Lack of long-term hydrological monitoring makes it difficult to determine impacts of changing land use on the water dynamics for many catchments in Africa.
Here we use local ecological knowledge (LEK) to explore the impacts of rapid expansion of eucalyptus agroforestry on water security in the Ethiopian highlands. Local knowledge about the impacts of changes in tree cover was collected from farmers (n = 30), extension staff (n = 2) and timber merchants (n = 2) in five kebeles within the Jeldu woreda.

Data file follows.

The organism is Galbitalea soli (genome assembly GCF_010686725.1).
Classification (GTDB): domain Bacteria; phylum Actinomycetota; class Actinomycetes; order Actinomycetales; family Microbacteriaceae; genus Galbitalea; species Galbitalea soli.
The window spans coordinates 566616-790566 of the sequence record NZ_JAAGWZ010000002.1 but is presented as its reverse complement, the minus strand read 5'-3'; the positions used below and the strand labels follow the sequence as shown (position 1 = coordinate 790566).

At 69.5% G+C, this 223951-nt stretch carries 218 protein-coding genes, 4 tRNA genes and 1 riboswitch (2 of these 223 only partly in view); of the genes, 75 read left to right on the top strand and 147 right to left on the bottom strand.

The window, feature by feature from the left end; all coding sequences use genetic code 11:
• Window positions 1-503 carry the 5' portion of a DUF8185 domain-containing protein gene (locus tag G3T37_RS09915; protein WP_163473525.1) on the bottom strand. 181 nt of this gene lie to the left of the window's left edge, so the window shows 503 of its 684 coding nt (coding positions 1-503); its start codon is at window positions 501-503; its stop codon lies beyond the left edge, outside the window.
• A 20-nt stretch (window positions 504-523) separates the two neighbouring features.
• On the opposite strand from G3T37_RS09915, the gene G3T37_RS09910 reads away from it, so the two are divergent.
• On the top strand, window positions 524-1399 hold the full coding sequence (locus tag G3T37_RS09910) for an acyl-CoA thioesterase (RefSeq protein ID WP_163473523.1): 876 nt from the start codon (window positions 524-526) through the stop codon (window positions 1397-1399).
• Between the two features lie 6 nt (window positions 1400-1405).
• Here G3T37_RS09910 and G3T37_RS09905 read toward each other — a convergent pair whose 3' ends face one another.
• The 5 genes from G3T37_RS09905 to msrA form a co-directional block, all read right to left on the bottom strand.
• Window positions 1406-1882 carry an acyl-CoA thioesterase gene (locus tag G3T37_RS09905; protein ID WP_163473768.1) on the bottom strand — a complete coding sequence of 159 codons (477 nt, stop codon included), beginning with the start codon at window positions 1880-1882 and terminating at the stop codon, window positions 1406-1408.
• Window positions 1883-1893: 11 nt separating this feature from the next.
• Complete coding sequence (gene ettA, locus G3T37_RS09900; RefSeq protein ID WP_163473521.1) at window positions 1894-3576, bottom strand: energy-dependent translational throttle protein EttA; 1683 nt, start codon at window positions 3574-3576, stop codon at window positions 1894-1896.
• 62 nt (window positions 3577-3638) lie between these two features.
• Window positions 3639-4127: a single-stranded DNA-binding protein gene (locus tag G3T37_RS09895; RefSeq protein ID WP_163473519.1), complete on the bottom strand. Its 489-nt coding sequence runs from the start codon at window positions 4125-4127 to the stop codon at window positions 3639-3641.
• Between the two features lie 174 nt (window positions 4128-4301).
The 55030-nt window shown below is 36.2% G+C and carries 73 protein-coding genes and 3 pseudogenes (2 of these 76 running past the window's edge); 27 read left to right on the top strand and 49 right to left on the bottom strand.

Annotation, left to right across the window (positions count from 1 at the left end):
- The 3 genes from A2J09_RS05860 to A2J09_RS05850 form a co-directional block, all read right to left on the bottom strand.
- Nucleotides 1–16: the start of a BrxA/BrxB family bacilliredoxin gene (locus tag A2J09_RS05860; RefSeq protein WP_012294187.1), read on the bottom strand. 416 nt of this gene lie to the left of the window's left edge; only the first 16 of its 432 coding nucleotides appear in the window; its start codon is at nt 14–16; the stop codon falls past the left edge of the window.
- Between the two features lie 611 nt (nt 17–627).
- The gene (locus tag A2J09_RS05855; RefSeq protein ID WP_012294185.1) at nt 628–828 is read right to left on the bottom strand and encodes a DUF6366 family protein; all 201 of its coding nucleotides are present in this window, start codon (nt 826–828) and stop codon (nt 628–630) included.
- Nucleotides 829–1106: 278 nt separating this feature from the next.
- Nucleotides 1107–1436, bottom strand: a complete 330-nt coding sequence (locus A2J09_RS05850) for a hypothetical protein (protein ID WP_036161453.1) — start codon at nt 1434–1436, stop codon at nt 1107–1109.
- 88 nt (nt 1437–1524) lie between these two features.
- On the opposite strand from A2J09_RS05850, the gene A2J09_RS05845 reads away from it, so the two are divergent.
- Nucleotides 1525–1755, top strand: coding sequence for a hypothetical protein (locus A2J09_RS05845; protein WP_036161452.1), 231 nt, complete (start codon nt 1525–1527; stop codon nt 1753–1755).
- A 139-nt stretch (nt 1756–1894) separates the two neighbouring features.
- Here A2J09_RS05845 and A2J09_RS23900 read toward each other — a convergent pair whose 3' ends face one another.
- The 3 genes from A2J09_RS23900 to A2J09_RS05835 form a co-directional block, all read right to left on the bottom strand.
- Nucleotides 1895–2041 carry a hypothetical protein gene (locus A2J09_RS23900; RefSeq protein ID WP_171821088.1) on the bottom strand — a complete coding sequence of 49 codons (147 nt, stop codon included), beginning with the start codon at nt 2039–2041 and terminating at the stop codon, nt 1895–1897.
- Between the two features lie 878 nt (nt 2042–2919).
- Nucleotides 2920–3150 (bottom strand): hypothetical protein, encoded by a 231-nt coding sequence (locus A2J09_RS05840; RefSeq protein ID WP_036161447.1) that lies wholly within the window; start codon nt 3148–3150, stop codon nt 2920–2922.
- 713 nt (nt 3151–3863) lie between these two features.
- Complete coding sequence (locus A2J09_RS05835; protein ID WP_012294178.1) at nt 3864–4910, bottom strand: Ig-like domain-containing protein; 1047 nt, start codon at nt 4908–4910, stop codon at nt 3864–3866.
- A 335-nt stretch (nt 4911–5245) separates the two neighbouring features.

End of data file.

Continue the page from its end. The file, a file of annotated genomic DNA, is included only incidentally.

Jeldu has undergone significant land use change over the last forty years. The area was heavily deforested 20 years ago and farmers associate this time with a major change in the water dynamics. Recently the development of a new road to Goja, the main town, opened up the area as a source of timber for Addis Ababa. This has resulted in a substantial expansion of eucalyptus plots adjacent to roads on the upper plateau and in riparian areas where growth is accelerated. Poorer farmers have been displaced on to the sloping land (which used to be woodland) where there is now evidence of rapid soil degradation.